Taken from GSI Seminar coordinator Daneen Cowling’s blog post
For our seminar 19th May, the GSI hosted Laurie Laybourn-Langton, who gave a talk Entering the storm: the policy and political challenges of the next stage of environmental crisis. Laurie spoke about overall strategy and where we stand in restoring the natural world and dealing with the adverse consequences of climate change change. Laurie examined the current strategies in in place in relation to mitigation, adaptation, and how we mediate with the suffering. Laurie puts forward his argument that current policies do not constitute the required emergency response and aren’t live to the impacts that will grow with time, hence more explicit work is needed to ensure policies are robust to these consequences.
Laurie is an Associate Fellow, Responding to Environmental Breakdown at the Institute for Public Policy Research, a trustee of the New Economics Foundation, and currently a Visiting Fellow at the GSI. Laurie has worked on political economy and how shifts occur in economic ideas and policies, the role and power of digital platforms, and mobility transitions. Laurie also has an expertise in environmental breakdown, which he is applying as co-authoring a book on how to build a politics capable of responding to environmental breakdown.
Laurie gave his talk through a series of personal experiences, including provocative imagery to communicate the urgency and emotive elements of the crisis. Laurie introduced with the context that through human activities destabilising so many systems, we are now ‘well into the storm’. This also conseqwuence of politics and policy not recognising the pace and depth of the environmental emergency. Through his and colleagues experiences, Laurie noted how there has been a shift in how those that advocate climate change action have shifted from a cautious front of not to be too negative to put off people, to a new, re-energerised movment of recent climate protests. This has had the impact of helping the way discussions within political circles can be had, with the new attention, priority and energy being given.
Laurie then highlighted the transitions of the framings and narratives around the climate change emergency. From around 2018 there was a shift in framing to apply a binary target of ’12 years to save the Earth’ to not exceed with the 1.5 temperature rise, or else risk catastrophic global disaster. But, use of this framing could obscure the truth about being in this climate emergency storm.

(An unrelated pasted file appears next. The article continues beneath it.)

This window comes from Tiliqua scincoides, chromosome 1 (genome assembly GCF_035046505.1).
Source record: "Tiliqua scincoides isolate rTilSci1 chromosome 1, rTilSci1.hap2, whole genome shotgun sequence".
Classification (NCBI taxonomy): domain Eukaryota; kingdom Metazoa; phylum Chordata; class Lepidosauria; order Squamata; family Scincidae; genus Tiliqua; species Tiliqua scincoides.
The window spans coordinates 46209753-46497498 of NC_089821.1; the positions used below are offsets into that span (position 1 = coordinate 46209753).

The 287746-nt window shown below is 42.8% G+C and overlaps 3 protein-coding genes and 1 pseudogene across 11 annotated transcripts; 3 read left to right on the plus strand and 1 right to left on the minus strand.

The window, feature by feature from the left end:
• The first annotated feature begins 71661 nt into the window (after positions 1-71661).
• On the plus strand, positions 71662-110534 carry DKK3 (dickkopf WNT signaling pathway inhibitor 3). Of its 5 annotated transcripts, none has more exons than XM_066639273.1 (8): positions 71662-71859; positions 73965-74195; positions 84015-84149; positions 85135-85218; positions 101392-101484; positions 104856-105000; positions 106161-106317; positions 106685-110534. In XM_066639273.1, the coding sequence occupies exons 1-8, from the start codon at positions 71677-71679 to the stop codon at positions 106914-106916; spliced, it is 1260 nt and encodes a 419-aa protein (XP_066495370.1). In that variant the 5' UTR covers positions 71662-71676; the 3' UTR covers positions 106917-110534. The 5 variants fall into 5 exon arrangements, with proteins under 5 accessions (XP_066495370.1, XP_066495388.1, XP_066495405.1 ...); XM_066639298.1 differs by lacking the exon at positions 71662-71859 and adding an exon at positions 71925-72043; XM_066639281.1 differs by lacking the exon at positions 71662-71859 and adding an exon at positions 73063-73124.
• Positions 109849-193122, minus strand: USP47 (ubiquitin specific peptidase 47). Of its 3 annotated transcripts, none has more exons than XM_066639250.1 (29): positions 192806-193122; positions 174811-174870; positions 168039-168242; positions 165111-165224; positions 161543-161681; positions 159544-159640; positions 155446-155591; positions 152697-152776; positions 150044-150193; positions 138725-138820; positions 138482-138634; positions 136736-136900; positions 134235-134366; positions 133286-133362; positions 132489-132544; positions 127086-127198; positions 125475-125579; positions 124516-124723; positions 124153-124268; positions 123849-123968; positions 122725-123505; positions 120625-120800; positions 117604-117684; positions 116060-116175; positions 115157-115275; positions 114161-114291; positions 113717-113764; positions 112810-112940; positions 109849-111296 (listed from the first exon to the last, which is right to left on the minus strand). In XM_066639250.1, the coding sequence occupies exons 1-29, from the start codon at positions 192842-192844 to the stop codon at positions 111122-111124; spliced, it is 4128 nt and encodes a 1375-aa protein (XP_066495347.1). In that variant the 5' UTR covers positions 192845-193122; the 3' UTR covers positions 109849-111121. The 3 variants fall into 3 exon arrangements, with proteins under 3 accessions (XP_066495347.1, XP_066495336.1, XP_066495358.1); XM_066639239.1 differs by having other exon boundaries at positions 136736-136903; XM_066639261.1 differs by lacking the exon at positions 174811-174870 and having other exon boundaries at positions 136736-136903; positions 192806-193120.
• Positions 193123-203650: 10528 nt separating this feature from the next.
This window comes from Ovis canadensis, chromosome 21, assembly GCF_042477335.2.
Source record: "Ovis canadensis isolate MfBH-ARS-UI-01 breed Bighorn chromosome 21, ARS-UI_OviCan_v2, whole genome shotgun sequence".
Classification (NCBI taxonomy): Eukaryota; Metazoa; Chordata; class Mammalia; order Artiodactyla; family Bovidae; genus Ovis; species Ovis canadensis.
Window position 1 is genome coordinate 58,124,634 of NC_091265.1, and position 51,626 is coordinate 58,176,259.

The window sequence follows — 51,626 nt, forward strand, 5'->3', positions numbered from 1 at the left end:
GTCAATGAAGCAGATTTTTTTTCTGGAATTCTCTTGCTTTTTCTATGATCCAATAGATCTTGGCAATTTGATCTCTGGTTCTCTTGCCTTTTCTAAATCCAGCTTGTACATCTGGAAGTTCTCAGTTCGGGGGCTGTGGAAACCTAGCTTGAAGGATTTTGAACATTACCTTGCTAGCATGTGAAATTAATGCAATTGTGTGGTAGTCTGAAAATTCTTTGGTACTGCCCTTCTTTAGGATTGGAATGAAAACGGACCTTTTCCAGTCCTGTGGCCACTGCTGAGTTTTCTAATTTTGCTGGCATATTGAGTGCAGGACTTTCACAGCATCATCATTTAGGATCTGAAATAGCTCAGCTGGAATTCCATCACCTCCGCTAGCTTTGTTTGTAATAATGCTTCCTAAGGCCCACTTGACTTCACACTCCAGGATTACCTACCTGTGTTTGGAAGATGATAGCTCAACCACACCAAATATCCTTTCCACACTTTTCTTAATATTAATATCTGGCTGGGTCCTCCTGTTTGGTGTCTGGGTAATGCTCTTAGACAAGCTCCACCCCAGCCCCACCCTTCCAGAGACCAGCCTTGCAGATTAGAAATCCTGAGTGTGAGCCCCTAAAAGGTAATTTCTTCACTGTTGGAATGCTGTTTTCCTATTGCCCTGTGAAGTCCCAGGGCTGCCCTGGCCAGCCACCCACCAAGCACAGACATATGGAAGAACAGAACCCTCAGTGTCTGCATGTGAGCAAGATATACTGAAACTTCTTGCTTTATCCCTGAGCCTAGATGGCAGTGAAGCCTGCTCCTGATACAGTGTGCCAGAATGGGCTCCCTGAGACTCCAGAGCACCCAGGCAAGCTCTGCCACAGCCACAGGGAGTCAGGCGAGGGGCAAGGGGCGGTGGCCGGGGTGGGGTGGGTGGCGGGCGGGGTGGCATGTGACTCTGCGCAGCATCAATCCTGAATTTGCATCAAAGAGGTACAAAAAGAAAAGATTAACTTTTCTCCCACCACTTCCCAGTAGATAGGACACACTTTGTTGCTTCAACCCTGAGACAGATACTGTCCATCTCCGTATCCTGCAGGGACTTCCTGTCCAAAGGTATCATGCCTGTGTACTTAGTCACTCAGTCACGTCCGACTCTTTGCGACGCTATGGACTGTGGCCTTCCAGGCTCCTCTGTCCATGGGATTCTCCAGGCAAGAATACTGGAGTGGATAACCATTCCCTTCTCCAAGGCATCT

Laurie questioned this language in the context of whether we have a credible strategy for repairing and restabilising? Emphasis on the framings of the targets and the threat of surpassing a 1.5 degree warming, misses the key point about the mitigation strategies then needed. Laurie also questions whether we have such a strategy in place to meet much of the Net Zero pledges. Key to reaching goals for Net zero, there is a reliance on technologies. But there is no global strategy in place to support this, and questions still remain whether we can accept the risks and inevitable mortalities to come from our close future. Laurie then demonstrated the current timeline put forward for Net Zero by 2050, highlighting how the status quo of policies are characterised as swapping dirty technologies for clean technologies – without change in behaviours. But this carries with it 3 major problems:
- Consumption: Do we have enough of the overall environmental budget to swap all current dirty tech for clean, while also maintaining growth
- Power: Can we follow this Net Zero trend with the current attitude toward debt and deficit? Specifically in the global South, where debt is largely limiting mitigation they can introduce. Hence, is the current power balance enoough?
- Fairness: Can we achieve levels of cooperation needed in a high in-equality world?
It is then clear, we cannot do what is needed for the tasks at hand, with the current social, political and economical structures.
Laurie then posed the question of how we will continue to fight for these transformative changes, in a world that is to become more de-stabilised? Laurie began by unpicking a quote and critiquing the use of the phrase ‘too late’. Laurie then flagged how the median age of politicians in the UK, is round 50. Younger generations such as millennials and gen-z, will have to live through these ‘too late’ futures, carry the struggles and to not only introduce and win systemic change, but also to implement and maintain it. This creates a vast multi-generational project to re-stabilise and restore the natural world. The binary view of the future does not accurately represent the complexities of feedbacks and impacts, and so no future can be certain or known. This is also because threats and impacts go beyond the local – risk cannot be compartmentalised, impacts ripple outwards and interacts with the social, political and economic contexts. In many systems which are already highly vulnerable, are we operating in a resilient world? This sometimes gets presented as edging us towards a cliff-edge of societal collapse from environmental disaster – but looking at varying degrees of de-stabilisation already happening around the world, it is a far more complex situation than a Hollywood film portrayal. Instead of a cliff -edge, it could be better imaging we are moving off the smooth road we have travelled for many years, onto a bumpier topography.
Laurie concluded with explaining the need to develop more robust political systems, leadership practice and advocacy. Laurie also introduced his new project to help address the problems highlighted in his talk. For information on this project, the questions posed to Laurie and his seminar in full, the recording is available here.